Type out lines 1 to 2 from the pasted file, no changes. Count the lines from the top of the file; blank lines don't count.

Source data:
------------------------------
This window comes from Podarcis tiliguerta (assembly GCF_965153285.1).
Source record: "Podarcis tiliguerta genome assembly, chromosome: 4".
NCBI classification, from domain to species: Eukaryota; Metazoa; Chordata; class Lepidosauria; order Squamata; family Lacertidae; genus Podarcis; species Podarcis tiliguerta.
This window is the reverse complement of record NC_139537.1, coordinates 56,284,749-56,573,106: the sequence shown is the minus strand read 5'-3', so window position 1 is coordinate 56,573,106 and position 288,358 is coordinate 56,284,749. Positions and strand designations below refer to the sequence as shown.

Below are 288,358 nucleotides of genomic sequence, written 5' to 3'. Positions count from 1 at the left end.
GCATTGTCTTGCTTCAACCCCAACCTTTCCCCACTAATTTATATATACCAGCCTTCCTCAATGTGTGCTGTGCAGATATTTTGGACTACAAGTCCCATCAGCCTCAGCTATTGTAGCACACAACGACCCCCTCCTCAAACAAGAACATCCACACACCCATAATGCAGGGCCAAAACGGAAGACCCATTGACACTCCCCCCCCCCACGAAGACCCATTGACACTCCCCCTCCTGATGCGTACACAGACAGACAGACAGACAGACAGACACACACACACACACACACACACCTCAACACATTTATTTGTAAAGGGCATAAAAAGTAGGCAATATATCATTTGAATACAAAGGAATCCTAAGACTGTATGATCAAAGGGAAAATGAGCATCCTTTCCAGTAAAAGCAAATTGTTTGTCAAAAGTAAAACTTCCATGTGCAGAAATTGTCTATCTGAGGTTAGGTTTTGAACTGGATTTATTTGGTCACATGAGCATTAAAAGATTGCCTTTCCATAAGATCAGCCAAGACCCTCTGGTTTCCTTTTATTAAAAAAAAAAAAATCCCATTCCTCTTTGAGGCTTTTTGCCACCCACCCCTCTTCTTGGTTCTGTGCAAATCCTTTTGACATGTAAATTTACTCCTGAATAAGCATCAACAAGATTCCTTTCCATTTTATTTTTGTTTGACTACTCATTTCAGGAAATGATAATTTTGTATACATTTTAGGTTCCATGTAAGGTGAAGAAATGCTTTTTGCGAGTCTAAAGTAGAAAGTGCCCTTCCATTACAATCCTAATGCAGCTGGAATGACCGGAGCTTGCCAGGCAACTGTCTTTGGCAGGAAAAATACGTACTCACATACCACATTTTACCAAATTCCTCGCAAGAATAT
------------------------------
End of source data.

This window comes from Podarcis tiliguerta (assembly GCF_965153285.1).
Source record: "Podarcis tiliguerta genome assembly, chromosome: 4".